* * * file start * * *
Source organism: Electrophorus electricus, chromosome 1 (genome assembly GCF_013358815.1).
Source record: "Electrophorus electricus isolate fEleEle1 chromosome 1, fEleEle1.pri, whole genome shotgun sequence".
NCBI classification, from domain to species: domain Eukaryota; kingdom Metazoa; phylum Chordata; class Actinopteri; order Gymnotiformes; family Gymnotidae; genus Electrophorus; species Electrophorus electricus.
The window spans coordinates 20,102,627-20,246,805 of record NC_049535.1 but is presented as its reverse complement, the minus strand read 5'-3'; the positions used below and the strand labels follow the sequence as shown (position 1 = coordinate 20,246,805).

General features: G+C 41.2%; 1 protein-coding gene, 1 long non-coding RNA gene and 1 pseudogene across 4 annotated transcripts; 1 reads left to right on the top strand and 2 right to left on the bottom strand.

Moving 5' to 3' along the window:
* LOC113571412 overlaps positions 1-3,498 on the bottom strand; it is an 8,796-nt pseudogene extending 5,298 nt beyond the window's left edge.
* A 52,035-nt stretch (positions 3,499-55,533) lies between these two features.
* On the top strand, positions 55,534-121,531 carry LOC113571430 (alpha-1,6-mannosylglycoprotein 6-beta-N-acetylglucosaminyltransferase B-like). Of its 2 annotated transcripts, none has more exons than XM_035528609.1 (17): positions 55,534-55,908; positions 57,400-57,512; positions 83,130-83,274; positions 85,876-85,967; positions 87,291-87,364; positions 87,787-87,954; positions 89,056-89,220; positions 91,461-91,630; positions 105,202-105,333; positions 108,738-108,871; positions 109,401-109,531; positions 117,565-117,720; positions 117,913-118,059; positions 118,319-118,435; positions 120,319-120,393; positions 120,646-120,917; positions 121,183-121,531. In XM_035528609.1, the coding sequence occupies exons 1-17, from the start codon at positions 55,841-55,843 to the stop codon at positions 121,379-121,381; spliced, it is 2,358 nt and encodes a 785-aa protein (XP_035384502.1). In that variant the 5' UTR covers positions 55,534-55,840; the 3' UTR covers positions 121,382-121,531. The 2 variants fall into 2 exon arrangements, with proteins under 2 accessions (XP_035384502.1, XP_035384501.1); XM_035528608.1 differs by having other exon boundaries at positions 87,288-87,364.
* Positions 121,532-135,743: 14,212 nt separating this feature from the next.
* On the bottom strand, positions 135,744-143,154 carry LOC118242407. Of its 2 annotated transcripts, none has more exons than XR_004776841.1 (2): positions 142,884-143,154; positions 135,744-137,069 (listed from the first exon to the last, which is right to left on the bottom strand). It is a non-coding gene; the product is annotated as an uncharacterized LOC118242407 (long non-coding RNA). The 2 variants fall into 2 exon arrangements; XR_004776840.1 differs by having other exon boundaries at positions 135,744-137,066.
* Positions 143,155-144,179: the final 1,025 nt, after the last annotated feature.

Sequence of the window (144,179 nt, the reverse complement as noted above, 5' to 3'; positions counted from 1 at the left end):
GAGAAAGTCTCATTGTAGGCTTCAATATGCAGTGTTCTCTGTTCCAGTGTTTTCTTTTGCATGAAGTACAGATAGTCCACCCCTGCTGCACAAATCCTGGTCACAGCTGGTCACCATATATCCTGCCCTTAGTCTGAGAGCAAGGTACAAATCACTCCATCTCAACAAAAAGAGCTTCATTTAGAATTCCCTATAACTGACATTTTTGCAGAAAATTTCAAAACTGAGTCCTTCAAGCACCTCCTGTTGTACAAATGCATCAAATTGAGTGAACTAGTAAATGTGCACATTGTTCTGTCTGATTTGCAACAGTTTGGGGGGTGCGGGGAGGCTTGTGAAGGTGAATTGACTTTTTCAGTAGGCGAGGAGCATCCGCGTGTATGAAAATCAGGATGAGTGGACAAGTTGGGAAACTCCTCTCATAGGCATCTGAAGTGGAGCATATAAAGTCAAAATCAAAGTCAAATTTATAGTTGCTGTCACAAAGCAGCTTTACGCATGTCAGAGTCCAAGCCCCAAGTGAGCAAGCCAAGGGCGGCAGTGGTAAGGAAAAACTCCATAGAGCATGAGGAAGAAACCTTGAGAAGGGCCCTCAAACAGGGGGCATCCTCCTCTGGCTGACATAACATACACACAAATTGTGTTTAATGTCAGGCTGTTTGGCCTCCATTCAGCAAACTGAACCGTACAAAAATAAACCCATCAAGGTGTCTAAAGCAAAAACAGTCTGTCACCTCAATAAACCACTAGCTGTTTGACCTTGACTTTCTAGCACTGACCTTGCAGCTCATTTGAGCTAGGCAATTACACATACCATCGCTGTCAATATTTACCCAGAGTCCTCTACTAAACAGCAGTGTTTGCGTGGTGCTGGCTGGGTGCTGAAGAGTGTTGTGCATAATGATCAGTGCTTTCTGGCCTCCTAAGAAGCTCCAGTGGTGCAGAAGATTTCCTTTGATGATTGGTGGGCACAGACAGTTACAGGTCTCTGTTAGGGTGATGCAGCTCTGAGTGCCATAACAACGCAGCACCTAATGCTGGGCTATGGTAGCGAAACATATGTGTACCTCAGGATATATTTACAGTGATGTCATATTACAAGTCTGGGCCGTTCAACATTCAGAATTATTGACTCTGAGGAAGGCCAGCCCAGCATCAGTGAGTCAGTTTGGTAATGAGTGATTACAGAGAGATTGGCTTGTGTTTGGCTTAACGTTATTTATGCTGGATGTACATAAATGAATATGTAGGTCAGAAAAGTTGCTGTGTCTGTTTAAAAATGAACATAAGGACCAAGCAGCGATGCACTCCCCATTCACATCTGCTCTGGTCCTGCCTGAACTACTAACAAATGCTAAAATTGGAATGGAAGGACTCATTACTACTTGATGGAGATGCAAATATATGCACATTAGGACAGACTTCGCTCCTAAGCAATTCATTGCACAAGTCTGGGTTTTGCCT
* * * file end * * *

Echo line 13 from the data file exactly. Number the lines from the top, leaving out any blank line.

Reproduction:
Sequence of the window (144,179 nt, the reverse complement as noted above, 5' to 3'; positions counted from 1 at the left end):